My friend Wesley and I recently launched a startup called PowerSpace. It’s an employer-sponsored online class to help the surge of employees now working from home. We’re really excited about it.
But that’s not why I’m here today. I’m here to tell you we couldn’t have built what we did so far without the nearly two dozen people who agreed to help us refine our product, pricing, and overall market approach. And they did it all for free, just because we asked nicely.
This brilliant idea wasn’t mine, however. It was Wesley’s. Before starting this company, my definition of mentors went something like this: formal and stiff relationships that mostly college students form to help find a job.
Boy was I wrong. Turns out mentoring is a lot more effective when it’s done on an informal, individual, and case-by-case basis. Better yet, people are happy to share their perspective, feedback, and opinion—usually for free.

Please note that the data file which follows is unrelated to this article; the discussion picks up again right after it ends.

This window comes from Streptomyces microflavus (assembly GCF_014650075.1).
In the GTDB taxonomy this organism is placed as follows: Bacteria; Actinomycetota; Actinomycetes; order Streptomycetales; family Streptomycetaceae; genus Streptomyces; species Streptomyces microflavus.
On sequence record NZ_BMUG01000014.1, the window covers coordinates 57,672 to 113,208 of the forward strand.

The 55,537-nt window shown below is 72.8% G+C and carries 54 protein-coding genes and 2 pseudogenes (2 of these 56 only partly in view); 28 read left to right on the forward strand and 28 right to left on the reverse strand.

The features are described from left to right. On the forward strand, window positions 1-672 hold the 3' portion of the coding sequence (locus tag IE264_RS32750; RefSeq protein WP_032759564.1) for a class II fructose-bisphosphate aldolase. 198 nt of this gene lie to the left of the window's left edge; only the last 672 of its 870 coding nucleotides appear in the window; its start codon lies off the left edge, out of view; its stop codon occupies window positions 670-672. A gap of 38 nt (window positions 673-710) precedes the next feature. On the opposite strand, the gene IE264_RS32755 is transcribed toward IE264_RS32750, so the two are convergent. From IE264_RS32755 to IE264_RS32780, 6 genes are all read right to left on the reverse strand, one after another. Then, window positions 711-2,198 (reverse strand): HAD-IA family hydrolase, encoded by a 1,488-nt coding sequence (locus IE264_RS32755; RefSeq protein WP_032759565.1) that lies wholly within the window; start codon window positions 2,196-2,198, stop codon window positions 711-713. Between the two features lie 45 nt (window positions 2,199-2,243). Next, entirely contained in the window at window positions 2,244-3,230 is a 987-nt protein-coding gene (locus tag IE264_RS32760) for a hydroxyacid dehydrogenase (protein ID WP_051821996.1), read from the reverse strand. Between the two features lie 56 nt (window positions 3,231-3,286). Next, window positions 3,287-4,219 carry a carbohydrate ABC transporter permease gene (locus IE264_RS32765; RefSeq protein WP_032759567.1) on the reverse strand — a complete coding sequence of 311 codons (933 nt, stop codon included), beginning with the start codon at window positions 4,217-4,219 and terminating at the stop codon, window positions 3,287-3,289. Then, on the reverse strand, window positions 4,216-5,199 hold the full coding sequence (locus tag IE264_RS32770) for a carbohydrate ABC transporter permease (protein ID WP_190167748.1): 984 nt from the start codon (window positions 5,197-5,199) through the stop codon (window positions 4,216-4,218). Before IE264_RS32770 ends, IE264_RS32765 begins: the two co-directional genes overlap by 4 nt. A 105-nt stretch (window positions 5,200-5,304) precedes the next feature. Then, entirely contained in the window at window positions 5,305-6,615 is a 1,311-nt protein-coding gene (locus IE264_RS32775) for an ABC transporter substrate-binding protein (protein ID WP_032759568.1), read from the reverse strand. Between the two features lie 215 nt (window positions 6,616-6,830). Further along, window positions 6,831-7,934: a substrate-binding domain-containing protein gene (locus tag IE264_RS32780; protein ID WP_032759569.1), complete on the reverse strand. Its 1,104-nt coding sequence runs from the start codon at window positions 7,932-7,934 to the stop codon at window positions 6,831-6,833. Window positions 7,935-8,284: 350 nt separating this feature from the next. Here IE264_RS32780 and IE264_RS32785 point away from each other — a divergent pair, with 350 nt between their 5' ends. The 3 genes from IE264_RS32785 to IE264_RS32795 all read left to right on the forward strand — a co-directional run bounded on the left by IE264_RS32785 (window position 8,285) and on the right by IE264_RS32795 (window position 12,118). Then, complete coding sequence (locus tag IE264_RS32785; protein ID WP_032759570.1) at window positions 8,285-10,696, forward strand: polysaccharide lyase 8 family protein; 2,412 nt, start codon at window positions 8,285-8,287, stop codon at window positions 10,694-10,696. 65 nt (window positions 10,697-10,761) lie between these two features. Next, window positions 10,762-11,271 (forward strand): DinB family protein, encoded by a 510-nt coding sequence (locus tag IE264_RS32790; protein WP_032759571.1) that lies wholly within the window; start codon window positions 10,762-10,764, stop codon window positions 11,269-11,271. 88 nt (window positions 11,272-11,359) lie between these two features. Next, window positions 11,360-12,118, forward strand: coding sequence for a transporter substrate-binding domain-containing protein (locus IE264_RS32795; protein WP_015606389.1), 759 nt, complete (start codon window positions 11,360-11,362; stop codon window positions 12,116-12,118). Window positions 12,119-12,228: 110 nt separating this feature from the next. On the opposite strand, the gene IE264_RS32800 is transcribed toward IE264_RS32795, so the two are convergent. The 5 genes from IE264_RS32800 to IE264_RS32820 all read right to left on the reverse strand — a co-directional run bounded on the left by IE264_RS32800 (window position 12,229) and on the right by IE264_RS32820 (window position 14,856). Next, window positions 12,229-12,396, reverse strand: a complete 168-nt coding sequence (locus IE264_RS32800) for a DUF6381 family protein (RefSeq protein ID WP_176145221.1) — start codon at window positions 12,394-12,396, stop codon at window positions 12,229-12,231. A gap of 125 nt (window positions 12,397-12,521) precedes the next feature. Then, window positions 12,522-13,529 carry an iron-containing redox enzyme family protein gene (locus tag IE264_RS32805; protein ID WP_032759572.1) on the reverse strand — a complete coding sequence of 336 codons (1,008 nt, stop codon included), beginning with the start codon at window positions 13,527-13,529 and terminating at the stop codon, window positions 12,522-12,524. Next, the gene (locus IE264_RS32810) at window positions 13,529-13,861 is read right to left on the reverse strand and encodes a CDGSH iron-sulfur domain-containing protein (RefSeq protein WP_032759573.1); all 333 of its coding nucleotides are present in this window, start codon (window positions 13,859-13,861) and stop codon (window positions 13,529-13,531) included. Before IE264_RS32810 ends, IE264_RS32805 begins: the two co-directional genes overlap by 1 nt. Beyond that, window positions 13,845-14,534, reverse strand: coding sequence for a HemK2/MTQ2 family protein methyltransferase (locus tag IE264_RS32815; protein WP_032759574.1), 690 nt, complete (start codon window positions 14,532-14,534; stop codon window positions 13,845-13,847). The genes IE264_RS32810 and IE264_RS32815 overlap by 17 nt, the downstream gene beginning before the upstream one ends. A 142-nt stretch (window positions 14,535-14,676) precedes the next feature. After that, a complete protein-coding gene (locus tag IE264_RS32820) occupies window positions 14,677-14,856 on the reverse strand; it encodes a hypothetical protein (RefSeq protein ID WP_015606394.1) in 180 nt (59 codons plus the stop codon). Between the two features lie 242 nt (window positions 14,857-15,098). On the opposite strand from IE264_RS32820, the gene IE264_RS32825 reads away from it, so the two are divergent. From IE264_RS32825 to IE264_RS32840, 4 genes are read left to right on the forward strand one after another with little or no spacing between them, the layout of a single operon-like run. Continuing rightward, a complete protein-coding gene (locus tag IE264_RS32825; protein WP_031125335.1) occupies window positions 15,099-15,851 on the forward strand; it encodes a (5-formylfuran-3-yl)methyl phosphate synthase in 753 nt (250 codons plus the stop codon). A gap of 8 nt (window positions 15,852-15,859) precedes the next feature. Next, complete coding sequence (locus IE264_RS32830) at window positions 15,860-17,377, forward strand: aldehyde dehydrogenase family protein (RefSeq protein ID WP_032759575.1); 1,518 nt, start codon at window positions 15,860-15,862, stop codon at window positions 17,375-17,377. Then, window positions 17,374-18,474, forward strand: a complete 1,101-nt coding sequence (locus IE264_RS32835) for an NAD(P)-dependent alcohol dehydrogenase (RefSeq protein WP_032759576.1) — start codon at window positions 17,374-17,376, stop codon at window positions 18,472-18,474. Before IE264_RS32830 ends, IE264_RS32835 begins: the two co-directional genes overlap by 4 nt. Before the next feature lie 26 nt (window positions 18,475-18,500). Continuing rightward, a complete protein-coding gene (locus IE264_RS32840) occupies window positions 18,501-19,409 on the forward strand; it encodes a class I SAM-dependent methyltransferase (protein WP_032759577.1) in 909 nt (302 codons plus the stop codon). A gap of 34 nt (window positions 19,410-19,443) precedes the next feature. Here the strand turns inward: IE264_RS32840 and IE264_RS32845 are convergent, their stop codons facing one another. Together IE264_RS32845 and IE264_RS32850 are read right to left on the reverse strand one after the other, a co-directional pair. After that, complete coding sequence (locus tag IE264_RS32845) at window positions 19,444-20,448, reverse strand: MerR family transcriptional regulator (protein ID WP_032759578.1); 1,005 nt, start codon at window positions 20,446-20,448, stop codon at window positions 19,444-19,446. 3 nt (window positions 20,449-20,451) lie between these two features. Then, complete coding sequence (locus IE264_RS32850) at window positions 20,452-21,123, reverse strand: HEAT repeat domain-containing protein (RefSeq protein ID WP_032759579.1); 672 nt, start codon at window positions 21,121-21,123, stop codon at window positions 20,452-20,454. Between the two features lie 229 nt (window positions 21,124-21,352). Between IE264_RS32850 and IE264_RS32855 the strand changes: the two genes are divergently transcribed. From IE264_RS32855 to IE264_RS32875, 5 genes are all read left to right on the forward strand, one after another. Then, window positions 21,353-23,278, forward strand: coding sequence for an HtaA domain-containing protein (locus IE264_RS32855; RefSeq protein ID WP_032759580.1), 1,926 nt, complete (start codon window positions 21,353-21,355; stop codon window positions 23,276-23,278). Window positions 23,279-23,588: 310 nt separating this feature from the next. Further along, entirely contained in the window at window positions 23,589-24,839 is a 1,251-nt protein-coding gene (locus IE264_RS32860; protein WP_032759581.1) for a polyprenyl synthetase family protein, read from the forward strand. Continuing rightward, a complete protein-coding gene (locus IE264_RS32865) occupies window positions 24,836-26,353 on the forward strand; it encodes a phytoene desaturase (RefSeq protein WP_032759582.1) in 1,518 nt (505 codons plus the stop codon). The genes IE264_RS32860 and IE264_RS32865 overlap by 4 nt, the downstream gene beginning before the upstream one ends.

That said, free mentoring won’t make you a success. Only you can do that. But it can give you a leg up on what you need to do next, and it will certainly introduce you to a greater number of people who can put you in contact with even more smart people who can help.
Want to get started or have an idea or problem you need help with? Send an email to someone you respect and see what happens. In my experience, my response rate was over half. It works so well, I’m determined to use free mentoring on every big idea that crosses my desk now.
Thanks, Wesley. And thank you to the many people who have mentored me so far.